China credit watch: reassessing default risks of Chinese state-owned firms

A debt restructuring plan proposed by a Chinese state-owned firm that’ll impose deep losses on bondholders has sparked speculation that Beijing may have changed its stance toward bailing out state-owned enterprises.

On November 25, Tewoo Group, a commodity trading company owned by the Tianjin municipal government, unveiled a debt restructuring plan. Its bondholders were offered a difficult choice: suffer losses of up to 64% or accept delayed repayments with reduced coupons on $1.25 billion of dollar bonds.¹

The announcement marks the first de facto default for a Chinese state-owned enterprise (SOE) in the offshore U.S. dollar bond market since 1998.² In our view, this can be traced to three factors:

  1. the company’s weak stand-alone credit profile (due to high leverage levels),
  2. the lack of strategic importance of Tewoo’s commodity trading business to the authorities and/or the broader economy, and
  3. the Tianjin municipal government’s relatively high debt level compared with other tier-one Chinese cities.

Tewoo’s weak stand-alone credit profile means that the company must rely on bailouts from its state backers in order to survive. However, the Tianjin municipal government has limited incentive/capacity to provide support, given the lack of strategic importance of Tewoo’s business to its plans and its own high debt level.

Unsustainably low default rates

In terms of broader implications, the potential for additional defaults in China’s credit markets remains a hot topic among investors. The onshore default rate for Chinese SOE bonds has remained below 0.3% for the past few years despite high leverage levels³; the low default rate within this segment was mainly due to implicit support from the government. Our long-term view is that such levels aren’t sustainable, and the authorities—both central and local governments—will be more selective when providing bailouts for financially troubled SOEs in the future, especially during rough patches of economic growth. As such, it’s important to remember that claims of government ownership don’t imply implicit support. Going forward, we believe that government support will be increasingly selective given the sheer number of SOEs in existence, concerns about associated moral hazard, and the authorities’ increasing tendency to allow troubled or financially unviable companies to fail and impose losses on investors.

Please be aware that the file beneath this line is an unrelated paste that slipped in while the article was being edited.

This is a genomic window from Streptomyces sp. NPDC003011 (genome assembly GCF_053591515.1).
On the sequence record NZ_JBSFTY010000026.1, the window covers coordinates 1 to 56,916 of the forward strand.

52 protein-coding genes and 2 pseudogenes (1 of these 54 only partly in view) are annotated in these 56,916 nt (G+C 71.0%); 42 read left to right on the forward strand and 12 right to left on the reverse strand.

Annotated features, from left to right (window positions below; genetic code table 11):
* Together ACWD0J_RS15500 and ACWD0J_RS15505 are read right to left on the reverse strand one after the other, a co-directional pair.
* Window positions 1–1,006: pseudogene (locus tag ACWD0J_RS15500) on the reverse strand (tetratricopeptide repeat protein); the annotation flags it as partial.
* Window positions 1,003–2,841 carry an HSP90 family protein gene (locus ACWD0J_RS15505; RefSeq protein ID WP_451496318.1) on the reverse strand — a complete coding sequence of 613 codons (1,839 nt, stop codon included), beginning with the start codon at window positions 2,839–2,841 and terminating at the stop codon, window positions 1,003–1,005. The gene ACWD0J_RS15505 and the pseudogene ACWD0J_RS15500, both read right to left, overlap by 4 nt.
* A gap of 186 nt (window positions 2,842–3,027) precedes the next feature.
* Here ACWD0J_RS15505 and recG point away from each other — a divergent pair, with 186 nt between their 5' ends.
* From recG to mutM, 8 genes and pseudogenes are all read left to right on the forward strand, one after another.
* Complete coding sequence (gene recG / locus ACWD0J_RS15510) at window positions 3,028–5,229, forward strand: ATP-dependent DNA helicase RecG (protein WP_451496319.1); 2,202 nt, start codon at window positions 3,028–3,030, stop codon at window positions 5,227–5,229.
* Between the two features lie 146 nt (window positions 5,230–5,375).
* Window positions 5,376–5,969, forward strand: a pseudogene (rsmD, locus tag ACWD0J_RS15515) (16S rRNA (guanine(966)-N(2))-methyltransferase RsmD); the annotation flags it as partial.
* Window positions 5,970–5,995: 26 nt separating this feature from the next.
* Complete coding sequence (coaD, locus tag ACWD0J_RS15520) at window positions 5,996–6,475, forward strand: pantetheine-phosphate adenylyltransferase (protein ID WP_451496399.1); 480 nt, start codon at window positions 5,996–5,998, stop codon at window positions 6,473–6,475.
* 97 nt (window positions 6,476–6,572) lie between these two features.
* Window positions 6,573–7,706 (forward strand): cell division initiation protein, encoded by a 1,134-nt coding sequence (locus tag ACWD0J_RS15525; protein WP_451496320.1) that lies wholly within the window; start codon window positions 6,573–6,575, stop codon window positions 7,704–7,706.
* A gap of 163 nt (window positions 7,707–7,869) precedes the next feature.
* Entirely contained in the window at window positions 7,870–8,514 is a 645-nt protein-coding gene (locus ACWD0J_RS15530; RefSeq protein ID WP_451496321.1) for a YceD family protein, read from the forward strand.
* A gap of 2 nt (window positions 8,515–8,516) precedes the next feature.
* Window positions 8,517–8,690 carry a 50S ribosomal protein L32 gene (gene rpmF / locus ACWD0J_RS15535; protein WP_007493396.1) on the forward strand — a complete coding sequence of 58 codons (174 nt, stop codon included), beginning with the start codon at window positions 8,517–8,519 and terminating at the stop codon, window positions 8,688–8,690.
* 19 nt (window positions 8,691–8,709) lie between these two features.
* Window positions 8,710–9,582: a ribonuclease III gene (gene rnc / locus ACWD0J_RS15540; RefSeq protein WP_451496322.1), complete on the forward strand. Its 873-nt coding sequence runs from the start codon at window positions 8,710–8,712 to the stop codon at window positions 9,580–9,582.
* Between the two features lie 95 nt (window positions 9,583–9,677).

Factors underpinning government support for SOEs

When evaluating claims of implicit government support, it’s important to consider whether the business activity of the SOE is strategically important to the economy or if its default will have a systemic impact on the economy or lead to potential contagion. Other factors include the company’s overall financial health and the willingness and ability of the central/provincial/local government to offer assistance. Broadly speaking, we have a preference for SOEs that provide essential/critical services and have a less favorable view of those operating in highly competitive industries; for example, those running commoditized business lines or dealing with financial investments.

In our view, it’s clear from the latest developments with Tewoo that investors can no longer rely solely on implicit government support for Chinese SOE bonds. Any government support will be increasingly selective on a case-by-case basis, and therefore it’s vital for investors to engage in a more robust credit risk assessment process for SOEs in order to develop a more complete picture of underlying risks.

1 Bloomberg, November 25, 2019. 2 Bloomberg, November 26, 2019. 3 Goldman Sachs, as of October 18, 2019.

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Fiona Cheung

Fiona Cheung, 

Head of Credit Research, Asia ex-Japan Fixed Income

Manulife Investment Management

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